Espruino-mirror exposes a Bluetooth service (whose number is 0xfeed), with three characteristics: 0xfe01 and 0xfe02 contain the width and the height of the display, respectively, and then 0xfeed is used to stream bits of the display whenever the code refreshes the screen.

If you need a quick introduction for Bluetooth Low Energy services and Characteristics, check out the “Bluetooth Low Energy 101” section in my Reverse Engineering a Bluetooth Light Bulb post.

Streaming the display works by hooking to the g.flip() method of the Graphics library. This method is called whenever the code wants to update the screen with the current contents of the display buffer. We simply replace this method with our own implementation:

The code splits the screen buffer into chunks and sending each chunk over Bluetooth characteristic 0xfeed. The first chunk is 19 bytes long (this is how indicate to the receiver that this chunk goes at the top of the string), which each subsequent chunk being 20 bytes long.

The reason for splitting the buffer into 20 byte chunks is that this is the largest amount of data you can transmit in one Bluetooth packet by default. The fastest connection interval for Bluetooth Low Energy is 7.5 milliseconds, so we can transfer at most one packet every 7.5 milliseconds, or about 133 packets per seconds. Therefore, our bandwidth maxes at around 133*20, or 2660 bytes per second. Luckily enough, the Pixl.js screen buffer is only 1024 bytes, so we can achieve an acceptable update rate.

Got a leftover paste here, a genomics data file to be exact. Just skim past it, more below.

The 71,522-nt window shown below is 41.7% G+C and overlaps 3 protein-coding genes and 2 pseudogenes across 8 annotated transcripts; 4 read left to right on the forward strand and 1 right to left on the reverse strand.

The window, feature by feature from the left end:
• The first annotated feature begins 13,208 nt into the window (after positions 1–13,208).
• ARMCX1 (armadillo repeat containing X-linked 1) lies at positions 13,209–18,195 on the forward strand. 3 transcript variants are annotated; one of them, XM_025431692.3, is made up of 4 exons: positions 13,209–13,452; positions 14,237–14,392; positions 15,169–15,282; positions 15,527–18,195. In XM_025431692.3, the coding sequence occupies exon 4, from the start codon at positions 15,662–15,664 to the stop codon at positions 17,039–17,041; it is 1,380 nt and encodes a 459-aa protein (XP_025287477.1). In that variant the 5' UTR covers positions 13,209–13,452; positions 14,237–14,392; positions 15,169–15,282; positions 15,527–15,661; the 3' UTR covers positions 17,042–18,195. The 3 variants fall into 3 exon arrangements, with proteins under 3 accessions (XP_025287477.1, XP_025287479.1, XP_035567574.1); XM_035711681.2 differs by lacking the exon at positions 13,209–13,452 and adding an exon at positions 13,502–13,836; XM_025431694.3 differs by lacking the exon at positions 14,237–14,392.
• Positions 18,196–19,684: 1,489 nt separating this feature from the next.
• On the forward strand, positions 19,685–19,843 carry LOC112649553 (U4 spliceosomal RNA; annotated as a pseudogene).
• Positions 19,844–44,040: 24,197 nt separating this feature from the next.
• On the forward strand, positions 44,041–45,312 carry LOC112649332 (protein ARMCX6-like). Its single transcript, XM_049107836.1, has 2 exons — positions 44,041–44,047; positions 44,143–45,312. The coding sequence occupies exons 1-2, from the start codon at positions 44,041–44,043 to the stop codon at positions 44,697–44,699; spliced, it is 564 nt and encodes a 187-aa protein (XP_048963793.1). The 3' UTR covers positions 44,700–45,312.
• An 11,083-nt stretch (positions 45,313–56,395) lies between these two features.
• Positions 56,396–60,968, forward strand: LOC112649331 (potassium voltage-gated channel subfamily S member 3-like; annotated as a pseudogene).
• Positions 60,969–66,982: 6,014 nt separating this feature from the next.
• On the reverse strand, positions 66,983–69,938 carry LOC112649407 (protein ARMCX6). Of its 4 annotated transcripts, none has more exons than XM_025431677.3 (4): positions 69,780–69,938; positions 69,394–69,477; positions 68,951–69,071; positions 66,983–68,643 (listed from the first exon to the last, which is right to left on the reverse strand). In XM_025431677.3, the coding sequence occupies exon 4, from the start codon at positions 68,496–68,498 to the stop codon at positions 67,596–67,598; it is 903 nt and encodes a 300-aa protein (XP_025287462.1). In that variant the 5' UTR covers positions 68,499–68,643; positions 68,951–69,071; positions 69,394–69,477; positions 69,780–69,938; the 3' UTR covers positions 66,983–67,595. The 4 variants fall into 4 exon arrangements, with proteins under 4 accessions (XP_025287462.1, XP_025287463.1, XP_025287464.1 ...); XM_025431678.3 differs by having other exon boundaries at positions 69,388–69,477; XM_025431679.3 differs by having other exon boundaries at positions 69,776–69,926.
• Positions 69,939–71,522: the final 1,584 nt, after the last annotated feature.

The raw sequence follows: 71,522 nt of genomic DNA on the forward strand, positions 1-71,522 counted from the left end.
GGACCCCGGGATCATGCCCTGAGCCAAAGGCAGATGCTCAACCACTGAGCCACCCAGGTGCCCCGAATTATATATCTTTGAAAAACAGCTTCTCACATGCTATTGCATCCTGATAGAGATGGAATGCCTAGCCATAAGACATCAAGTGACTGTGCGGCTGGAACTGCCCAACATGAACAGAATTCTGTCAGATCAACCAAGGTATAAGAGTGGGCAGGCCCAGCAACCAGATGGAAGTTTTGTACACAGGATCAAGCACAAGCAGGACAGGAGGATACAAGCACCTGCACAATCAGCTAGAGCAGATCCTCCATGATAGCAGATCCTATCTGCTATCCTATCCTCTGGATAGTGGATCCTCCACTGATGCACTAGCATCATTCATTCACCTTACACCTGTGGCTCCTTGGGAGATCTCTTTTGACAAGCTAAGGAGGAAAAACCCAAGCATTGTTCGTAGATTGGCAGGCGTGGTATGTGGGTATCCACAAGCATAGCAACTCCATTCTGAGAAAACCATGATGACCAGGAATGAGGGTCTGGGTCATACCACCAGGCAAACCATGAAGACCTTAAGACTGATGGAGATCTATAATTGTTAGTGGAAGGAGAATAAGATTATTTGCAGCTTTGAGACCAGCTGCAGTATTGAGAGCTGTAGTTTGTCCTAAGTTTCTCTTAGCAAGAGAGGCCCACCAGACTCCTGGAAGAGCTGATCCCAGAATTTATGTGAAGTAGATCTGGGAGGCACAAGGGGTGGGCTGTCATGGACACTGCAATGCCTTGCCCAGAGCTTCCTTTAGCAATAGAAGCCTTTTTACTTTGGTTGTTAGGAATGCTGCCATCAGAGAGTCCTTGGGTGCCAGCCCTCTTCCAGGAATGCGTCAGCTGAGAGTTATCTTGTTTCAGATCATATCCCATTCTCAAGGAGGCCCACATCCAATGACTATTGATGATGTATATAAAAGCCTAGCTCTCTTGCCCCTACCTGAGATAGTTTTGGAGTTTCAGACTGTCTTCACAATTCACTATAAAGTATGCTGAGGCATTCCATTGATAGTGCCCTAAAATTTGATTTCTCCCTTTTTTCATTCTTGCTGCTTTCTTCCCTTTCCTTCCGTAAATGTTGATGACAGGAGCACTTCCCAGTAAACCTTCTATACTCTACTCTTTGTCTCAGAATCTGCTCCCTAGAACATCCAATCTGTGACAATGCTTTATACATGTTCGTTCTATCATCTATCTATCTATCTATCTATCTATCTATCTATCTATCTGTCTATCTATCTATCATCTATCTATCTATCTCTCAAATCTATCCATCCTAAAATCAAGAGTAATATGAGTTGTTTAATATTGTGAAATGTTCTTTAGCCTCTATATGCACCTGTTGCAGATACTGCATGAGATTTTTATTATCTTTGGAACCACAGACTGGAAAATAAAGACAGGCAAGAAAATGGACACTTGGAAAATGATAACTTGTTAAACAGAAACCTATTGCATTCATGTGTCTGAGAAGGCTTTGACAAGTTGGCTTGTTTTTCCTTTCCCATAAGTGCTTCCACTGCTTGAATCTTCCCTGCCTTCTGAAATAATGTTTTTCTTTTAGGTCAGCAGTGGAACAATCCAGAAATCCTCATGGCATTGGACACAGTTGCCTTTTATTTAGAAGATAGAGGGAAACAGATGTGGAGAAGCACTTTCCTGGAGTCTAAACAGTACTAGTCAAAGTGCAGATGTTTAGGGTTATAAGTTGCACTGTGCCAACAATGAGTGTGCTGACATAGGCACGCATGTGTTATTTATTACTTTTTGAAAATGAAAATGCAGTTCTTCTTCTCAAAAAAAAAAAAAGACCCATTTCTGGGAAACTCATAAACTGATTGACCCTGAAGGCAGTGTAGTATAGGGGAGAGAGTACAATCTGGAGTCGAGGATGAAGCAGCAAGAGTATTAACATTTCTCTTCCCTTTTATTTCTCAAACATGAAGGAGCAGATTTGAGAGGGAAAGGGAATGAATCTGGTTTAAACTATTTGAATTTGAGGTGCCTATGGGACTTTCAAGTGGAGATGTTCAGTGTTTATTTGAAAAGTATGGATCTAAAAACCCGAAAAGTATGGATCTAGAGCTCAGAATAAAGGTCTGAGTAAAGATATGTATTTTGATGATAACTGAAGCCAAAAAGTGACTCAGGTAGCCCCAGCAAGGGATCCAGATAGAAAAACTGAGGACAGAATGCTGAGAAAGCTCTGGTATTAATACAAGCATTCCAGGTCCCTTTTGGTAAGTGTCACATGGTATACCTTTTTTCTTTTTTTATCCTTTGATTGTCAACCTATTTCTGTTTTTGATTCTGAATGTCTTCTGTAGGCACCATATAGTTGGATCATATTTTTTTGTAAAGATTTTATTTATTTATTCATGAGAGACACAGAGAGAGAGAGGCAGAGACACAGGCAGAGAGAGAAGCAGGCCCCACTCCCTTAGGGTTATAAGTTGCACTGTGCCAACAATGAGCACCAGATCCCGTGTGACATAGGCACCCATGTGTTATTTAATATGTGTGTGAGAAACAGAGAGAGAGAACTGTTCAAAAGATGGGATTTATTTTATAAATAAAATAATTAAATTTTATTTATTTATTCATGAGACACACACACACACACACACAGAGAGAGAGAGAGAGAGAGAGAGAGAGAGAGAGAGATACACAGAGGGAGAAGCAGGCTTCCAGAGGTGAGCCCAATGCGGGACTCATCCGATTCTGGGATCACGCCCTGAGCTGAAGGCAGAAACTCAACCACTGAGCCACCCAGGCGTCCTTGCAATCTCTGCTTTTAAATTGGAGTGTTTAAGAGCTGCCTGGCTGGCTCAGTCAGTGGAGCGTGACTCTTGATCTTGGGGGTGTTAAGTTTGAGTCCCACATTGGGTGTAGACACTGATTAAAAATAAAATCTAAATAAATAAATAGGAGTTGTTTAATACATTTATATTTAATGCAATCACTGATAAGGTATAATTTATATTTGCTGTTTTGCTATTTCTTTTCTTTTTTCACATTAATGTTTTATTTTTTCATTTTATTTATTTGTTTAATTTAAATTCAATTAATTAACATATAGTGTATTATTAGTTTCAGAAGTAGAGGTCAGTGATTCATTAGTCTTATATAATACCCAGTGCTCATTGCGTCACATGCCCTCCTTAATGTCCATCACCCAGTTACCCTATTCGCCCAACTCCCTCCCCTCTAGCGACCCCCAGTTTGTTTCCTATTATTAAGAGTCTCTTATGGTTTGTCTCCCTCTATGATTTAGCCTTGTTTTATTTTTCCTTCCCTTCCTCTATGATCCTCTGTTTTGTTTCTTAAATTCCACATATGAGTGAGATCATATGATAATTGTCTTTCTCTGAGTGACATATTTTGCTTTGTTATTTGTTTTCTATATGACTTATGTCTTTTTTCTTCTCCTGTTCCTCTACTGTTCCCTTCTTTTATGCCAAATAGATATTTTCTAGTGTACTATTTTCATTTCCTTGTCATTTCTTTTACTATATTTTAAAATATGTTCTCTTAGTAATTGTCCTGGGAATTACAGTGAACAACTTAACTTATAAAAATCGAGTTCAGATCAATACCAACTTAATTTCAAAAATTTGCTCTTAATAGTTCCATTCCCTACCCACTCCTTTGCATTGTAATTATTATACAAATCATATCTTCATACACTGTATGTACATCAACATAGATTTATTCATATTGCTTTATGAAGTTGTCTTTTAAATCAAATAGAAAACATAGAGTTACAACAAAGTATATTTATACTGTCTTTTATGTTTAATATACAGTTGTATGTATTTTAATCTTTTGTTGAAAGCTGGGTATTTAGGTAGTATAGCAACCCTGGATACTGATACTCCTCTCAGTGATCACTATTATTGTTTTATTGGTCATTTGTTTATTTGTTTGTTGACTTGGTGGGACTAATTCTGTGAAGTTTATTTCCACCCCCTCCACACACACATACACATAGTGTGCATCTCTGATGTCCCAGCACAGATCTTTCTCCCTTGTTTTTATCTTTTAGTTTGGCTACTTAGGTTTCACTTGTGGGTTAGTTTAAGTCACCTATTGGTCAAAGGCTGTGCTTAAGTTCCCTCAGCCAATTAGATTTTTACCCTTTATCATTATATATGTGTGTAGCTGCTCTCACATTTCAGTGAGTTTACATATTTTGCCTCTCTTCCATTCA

The latency is noticeable— the physical display is only updated after the current frame has been sent

Performance and Power Consumption

Sending the entire screen buffer down the Bluetooth Low Energy link does consume its share of CPU power, and also most of the available BLE bandwidth. I included a simple optimization which only starts streaming when someone is connected.

Bluetooth 4.2 introduced support for larger packets, allowing up to 244 bytes of user data in a single packet. Using these larger packets, we can achieve about 12 times faster refresh rate. However, by looking at Espruino’s source code, it seems like the larger packet sizes are not supported yet. At we know the hardware is capable of that!

Tinkering with the Menu Example

Evolving Espruino-Mirror

I had a bunch of ideas how to evolve Espruino-Mirror. The first thing I’d probably do would be adding 4 buttons to the Web interface, so it could also be used to provide input to the device, and not only view its screen. Another improvement would be to publish the code as an Espruino module, making it easier to consume it in your projects.

Hopefully, at some point, Espruino adds support for increasing the packet size, so we can also get decent screen refresh rates.

I’d love to see other people using Espruino-mirror in their projects and sharing the experiences. You can leave a comment below, or open an issue in the GitHub Repository of the project. Pull Requests are welcome!


This is the 19th post in my Postober Challenge — writing something new every single day throughout October.

I will tweet whenever I publish a new post, promise! ✍